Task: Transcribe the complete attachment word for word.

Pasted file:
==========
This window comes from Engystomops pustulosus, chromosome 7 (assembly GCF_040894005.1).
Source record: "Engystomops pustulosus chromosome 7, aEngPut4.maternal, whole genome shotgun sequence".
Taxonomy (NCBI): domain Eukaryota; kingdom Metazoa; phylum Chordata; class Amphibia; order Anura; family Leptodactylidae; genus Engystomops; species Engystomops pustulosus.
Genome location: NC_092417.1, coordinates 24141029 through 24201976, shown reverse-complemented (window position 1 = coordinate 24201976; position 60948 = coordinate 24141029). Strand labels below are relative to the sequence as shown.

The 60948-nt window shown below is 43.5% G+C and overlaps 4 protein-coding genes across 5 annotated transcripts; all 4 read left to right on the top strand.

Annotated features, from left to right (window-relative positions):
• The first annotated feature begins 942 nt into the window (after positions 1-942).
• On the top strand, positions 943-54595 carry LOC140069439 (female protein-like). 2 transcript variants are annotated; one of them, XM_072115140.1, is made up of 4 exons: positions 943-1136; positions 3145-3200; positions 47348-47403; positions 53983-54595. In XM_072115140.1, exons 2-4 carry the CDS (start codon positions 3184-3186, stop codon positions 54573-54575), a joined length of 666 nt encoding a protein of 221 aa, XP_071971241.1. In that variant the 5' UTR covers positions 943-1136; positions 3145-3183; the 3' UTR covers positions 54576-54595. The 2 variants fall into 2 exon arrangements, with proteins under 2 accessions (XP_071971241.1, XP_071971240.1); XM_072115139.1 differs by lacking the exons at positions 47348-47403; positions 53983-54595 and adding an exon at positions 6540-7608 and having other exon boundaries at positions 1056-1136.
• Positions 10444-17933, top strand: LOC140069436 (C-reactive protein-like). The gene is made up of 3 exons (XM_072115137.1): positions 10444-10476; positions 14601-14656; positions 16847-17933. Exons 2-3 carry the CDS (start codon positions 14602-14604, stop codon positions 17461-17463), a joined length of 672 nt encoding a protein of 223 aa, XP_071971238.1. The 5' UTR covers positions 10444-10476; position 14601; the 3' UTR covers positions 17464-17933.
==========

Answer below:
This window comes from Engystomops pustulosus, chromosome 7 (assembly GCF_040894005.1).
Source record: "Engystomops pustulosus chromosome 7, aEngPut4.maternal, whole genome shotgun sequence".
Taxonomy (NCBI): domain Eukaryota; kingdom Metazoa; phylum Chordata; class Amphibia; order Anura; family Leptodactylidae; genus Engystomops; species Engystomops pustulosus.
Genome location: NC_092417.1, coordinates 24141029 through 24201976, shown reverse-complemented (window position 1 = coordinate 24201976; position 60948 = coordinate 24141029). Strand labels below are relative to the sequence as shown.

The 60948-nt window shown below is 43.5% G+C and overlaps 4 protein-coding genes across 5 annotated transcripts; all 4 read left to right on the top strand.

Annotated features, from left to right (window-relative positions):
• The first annotated feature begins 942 nt into the window (after positions 1-942).
• On the top strand, positions 943-54595 carry LOC140069439 (female protein-like). 2 transcript variants are annotated; one of them, XM_072115140.1, is made up of 4 exons: positions 943-1136; positions 3145-3200; positions 47348-47403; positions 53983-54595. In XM_072115140.1, exons 2-4 carry the CDS (start codon positions 3184-3186, stop codon positions 54573-54575), a joined length of 666 nt encoding a protein of 221 aa, XP_071971241.1. In that variant the 5' UTR covers positions 943-1136; positions 3145-3183; the 3' UTR covers positions 54576-54595. The 2 variants fall into 2 exon arrangements, with proteins under 2 accessions (XP_071971241.1, XP_071971240.1); XM_072115139.1 differs by lacking the exons at positions 47348-47403; positions 53983-54595 and adding an exon at positions 6540-7608 and having other exon boundaries at positions 1056-1136.
• Positions 10444-17933, top strand: LOC140069436 (C-reactive protein-like). The gene is made up of 3 exons (XM_072115137.1): positions 10444-10476; positions 14601-14656; positions 16847-17933. Exons 2-3 carry the CDS (start codon positions 14602-14604, stop codon positions 17461-17463), a joined length of 672 nt encoding a protein of 223 aa, XP_071971238.1. The 5' UTR covers positions 10444-10476; position 14601; the 3' UTR covers positions 17464-17933.